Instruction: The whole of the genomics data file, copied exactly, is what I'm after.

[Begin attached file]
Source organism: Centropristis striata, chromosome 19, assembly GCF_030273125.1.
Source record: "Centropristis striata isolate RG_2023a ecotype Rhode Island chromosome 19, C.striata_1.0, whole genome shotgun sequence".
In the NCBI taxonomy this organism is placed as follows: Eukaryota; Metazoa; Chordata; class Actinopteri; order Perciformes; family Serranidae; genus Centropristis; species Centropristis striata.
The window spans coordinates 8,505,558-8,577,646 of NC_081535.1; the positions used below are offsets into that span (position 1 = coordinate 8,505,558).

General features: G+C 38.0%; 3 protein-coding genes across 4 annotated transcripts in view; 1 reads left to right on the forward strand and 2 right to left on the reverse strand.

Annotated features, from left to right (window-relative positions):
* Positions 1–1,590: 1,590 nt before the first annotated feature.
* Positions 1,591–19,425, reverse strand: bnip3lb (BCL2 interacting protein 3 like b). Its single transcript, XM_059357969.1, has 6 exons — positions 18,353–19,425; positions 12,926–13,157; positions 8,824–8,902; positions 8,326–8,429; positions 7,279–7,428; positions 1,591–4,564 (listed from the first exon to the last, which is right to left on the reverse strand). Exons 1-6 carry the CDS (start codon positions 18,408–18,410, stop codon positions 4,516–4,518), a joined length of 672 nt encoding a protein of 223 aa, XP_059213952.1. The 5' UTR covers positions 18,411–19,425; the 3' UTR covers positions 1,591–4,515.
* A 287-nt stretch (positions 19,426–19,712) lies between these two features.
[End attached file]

Source organism: Centropristis striata, chromosome 19, assembly GCF_030273125.1.
Source record: "Centropristis striata isolate RG_2023a ecotype Rhode Island chromosome 19, C.striata_1.0, whole genome shotgun sequence".
In the NCBI taxonomy this organism is placed as follows: Eukaryota; Metazoa; Chordata; class Actinopteri; order Perciformes; family Serranidae; genus Centropristis; species Centropristis striata.
The window spans coordinates 8,505,558-8,577,646 of NC_081535.1; the positions used below are offsets into that span (position 1 = coordinate 8,505,558).

General features: G+C 38.0%; 3 protein-coding genes across 4 annotated transcripts in view; 1 reads left to right on the forward strand and 2 right to left on the reverse strand.

Annotated features, from left to right (window-relative positions):
* Positions 1–1,590: 1,590 nt before the first annotated feature.
* Positions 1,591–19,425, reverse strand: bnip3lb (BCL2 interacting protein 3 like b). Its single transcript, XM_059357969.1, has 6 exons — positions 18,353–19,425; positions 12,926–13,157; positions 8,824–8,902; positions 8,326–8,429; positions 7,279–7,428; positions 1,591–4,564 (listed from the first exon to the last, which is right to left on the reverse strand). Exons 1-6 carry the CDS (start codon positions 18,408–18,410, stop codon positions 4,516–4,518), a joined length of 672 nt encoding a protein of 223 aa, XP_059213952.1. The 5' UTR covers positions 18,411–19,425; the 3' UTR covers positions 1,591–4,515.
* A 287-nt stretch (positions 19,426–19,712) lies between these two features.